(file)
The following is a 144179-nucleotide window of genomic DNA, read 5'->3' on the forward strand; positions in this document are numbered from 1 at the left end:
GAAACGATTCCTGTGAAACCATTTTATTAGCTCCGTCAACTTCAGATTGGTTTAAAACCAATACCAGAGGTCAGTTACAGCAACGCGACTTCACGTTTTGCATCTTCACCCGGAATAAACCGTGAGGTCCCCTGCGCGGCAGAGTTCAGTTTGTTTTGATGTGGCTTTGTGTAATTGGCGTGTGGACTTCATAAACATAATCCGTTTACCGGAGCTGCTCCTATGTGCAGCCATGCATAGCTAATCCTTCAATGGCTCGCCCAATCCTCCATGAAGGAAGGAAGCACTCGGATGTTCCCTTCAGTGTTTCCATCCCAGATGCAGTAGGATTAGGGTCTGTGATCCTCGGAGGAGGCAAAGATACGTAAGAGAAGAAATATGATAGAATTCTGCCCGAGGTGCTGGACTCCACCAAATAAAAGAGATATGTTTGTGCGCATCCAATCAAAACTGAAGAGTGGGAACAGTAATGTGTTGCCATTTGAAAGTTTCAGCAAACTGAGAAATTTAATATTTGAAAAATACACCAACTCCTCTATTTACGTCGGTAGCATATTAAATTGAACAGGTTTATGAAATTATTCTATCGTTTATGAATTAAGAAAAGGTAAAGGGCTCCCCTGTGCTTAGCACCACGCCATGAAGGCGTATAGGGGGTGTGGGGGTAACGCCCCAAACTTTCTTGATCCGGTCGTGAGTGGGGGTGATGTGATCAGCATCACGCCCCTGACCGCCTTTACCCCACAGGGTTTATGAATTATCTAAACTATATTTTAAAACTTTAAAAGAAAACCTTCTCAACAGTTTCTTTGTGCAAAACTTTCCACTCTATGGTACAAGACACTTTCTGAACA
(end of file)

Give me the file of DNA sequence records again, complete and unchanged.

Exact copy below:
The following is a 144179-nucleotide window of genomic DNA, read 5'->3' on the forward strand; positions in this document are numbered from 1 at the left end:
GAAACGATTCCTGTGAAACCATTTTATTAGCTCCGTCAACTTCAGATTGGTTTAAAACCAATACCAGAGGTCAGTTACAGCAACGCGACTTCACGTTTTGCATCTTCACCCGGAATAAACCGTGAGGTCCCCTGCGCGGCAGAGTTCAGTTTGTTTTGATGTGGCTTTGTGTAATTGGCGTGTGGACTTCATAAACATAATCCGTTTACCGGAGCTGCTCCTATGTGCAGCCATGCATAGCTAATCCTTCAATGGCTCGCCCAATCCTCCATGAAGGAAGGAAGCACTCGGATGTTCCCTTCAGTGTTTCCATCCCAGATGCAGTAGGATTAGGGTCTGTGATCCTCGGAGGAGGCAAAGATACGTAAGAGAAGAAATATGATAGAATTCTGCCCGAGGTGCTGGACTCCACCAAATAAAAGAGATATGTTTGTGCGCATCCAATCAAAACTGAAGAGTGGGAACAGTAATGTGTTGCCATTTGAAAGTTTCAGCAAACTGAGAAATTTAATATTTGAAAAATACACCAACTCCTCTATTTACGTCGGTAGCATATTAAATTGAACAGGTTTATGAAATTATTCTATCGTTTATGAATTAAGAAAAGGTAAAGGGCTCCCCTGTGCTTAGCACCACGCCATGAAGGCGTATAGGGGGTGTGGGGGTAACGCCCCAAACTTTCTTGATCCGGTCGTGAGTGGGGGTGATGTGATCAGCATCACGCCCCTGACCGCCTTTACCCCACAGGGTTTATGAATTATCTAAACTATATTTTAAAACTTTAAAAGAAAACCTTCTCAACAGTTTCTTTGTGCAAAACTTTCCACTCTATGGTACAAGACACTTTCTGAACA